Hakainde Hichilema, also known as HH, aims to turn around the historically negative attitude toward the Zambian LGBT community. Currently, Zambia’s legal standing on same-sex relationships and orientation is antiquated and deeply rooted in the laws and beliefs from the bygone time when the country was still a colony of British rule.
The country’s laws, in terms of homosexuality, have remained basically the same, with same-sex relationships falling under the country’s sodomy laws which deem it a crime punishable by as much as 14 years in prison. The country’s penal code also classifies an attempt to practice homosexuality as committing “unnatural offenses”, which carries a 7-year prison sentence, and any “acts of gross indecency” between a person of male gender are punishable by up to 5 years.
As a wealthy businessman and Zambian politician, Hakainde Hichilema (HH) is looking to reverse course on the country’s legal views of homosexual relations, by promising to legalize homosexuality and even permit gay marriages in the country. A perennial presidential candidate, Hichilema has had 5 fruitless attempts at winning the presidency, but he continues to try, citing reversal on gay rights as a pillar issue of his platform.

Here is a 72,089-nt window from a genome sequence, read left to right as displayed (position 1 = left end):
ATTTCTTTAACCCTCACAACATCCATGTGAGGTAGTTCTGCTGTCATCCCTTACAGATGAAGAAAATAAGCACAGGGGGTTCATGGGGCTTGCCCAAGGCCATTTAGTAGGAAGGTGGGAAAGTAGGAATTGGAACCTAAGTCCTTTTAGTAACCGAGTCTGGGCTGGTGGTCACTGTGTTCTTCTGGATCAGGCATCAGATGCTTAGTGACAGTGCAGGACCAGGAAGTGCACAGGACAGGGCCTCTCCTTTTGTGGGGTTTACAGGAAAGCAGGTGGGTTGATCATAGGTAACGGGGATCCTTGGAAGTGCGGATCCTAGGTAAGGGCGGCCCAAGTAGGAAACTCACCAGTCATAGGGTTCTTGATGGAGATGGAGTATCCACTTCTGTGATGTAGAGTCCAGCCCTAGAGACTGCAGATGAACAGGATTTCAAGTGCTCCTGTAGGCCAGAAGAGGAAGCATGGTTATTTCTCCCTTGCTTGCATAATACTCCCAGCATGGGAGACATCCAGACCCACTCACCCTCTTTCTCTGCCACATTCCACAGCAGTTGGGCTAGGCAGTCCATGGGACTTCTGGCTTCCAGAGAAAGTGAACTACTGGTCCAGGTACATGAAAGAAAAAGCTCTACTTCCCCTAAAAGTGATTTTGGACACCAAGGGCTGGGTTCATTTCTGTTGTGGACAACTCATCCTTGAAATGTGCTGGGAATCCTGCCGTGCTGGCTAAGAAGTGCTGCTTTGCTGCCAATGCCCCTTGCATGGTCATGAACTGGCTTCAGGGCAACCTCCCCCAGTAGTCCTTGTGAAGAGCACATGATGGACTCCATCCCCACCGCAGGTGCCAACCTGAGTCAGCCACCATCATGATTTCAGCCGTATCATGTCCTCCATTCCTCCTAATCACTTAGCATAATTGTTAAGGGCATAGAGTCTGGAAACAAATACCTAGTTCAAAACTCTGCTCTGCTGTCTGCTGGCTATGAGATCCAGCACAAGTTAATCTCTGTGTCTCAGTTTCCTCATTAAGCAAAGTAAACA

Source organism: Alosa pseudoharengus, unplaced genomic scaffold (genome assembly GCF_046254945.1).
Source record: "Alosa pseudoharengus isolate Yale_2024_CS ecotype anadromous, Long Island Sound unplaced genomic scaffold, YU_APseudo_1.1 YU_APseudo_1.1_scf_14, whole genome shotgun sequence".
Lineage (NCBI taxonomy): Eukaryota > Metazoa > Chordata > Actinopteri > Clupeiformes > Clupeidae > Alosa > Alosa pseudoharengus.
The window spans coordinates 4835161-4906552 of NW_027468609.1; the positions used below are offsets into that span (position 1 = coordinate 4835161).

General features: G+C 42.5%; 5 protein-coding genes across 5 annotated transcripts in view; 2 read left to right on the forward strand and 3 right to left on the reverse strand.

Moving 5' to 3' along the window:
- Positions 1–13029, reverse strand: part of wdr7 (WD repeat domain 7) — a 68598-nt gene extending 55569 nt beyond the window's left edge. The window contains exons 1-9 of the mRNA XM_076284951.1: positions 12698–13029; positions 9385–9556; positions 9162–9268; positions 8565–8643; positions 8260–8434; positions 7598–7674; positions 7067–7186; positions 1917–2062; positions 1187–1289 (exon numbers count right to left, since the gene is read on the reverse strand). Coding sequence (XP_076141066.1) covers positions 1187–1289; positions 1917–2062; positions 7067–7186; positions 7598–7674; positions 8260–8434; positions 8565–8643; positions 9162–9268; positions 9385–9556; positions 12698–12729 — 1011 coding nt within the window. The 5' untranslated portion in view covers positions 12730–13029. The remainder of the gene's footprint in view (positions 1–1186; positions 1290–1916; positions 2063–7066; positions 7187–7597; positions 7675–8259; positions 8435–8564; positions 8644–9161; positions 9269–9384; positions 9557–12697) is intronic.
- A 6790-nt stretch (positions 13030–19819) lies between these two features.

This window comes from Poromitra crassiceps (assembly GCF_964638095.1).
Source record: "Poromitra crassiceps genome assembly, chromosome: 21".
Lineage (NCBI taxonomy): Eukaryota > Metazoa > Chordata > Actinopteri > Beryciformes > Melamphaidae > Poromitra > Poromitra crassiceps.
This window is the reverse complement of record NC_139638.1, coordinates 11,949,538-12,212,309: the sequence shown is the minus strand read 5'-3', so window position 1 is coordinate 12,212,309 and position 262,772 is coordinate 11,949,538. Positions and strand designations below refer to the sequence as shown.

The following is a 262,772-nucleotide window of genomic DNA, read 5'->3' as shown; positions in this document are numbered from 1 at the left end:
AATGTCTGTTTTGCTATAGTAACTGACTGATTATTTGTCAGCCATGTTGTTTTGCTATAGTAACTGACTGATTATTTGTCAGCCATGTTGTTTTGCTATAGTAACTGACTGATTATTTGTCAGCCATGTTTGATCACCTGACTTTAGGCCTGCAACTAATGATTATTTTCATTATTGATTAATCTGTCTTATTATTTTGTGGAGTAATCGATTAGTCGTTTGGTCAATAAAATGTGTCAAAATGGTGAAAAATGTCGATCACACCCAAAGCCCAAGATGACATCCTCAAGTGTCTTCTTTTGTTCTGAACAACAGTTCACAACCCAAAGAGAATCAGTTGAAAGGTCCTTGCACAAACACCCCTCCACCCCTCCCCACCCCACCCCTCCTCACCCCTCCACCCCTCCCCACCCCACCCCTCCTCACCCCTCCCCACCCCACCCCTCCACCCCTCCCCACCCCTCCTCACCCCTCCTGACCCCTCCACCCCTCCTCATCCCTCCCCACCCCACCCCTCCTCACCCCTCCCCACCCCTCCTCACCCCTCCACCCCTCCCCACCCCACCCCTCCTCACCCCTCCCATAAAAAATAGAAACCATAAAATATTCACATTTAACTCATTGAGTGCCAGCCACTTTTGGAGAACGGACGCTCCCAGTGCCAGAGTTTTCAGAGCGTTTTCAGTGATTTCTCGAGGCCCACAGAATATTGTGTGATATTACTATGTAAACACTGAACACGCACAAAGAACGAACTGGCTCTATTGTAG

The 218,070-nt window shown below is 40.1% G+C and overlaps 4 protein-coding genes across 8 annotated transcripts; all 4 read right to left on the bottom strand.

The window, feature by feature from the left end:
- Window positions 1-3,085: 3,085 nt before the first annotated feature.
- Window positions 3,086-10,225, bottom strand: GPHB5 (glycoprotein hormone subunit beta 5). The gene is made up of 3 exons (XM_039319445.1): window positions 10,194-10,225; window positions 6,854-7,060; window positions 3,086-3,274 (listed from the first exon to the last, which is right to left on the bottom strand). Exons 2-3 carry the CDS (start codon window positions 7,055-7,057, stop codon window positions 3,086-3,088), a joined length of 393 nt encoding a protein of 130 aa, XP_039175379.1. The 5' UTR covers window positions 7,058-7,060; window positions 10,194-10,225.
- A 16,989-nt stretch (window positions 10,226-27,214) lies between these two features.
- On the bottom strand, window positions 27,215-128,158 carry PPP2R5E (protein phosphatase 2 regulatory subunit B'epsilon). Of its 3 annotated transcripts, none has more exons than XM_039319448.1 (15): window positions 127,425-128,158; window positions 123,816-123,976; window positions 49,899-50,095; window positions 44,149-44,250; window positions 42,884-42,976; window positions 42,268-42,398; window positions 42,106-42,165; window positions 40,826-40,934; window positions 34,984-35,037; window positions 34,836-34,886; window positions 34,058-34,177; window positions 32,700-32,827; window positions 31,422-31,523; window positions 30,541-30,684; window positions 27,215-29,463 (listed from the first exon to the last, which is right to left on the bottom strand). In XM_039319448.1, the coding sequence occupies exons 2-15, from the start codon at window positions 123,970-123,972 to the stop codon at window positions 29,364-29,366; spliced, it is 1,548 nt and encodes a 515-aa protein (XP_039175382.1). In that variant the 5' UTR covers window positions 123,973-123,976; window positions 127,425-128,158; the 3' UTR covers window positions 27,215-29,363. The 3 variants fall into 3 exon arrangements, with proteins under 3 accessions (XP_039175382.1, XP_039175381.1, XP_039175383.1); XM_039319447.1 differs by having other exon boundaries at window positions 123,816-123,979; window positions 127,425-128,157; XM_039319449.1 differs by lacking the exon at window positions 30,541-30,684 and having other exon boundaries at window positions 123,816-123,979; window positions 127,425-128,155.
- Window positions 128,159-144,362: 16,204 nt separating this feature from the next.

As a member of the UPND party (United Party of National Development), Hichilema promises that if elected president, he will work to expedite not only the reversal of anti-gay legislation in the country’s criminal code, he will promote the development of gay rights and even support the funding of sex change operations for the country’s citizens who wish to have them.
The opposition, traditional to what is viewed as the country’s Christian principles has accused Hichilema of being registered as a Freemason, citing his name as a verifiable mention on the member’s list. The Freemasons, a formally secret society of wealthy elites, are largely regarded as part of a movement that aims to suppress the Christian principles in favor of a more secular regime in the country.
In addition to deleting constitutional language against homosexuality, Hakainde intends to institute full rights to gay Zambians (which constitute an estimated 9% of the country’s population) and celebrate them with national parades in every major Zambian city, the political opposition claims.
A recently leaked letter from a UPND source shows that a financial incentive to the tune of $720,000 US dollars has been offered in support of presidential contention efforts from the President of the Africa Liberal Network, Maitre Gilbert Noel Ouedraogo. This organization has a deeply held belief about reversing African views and laws on homosexuality.
To many, this type of move is considered an offense to the country’s religious backing. To Hakainde and his supporters, the view of frightening high suicide and attempted suicide rates is enough to justify reversing course on a set of laws in a country that has historically been observant of old Christian beliefs regarding homosexuality, its permanence, promotion, and its legal approach to it.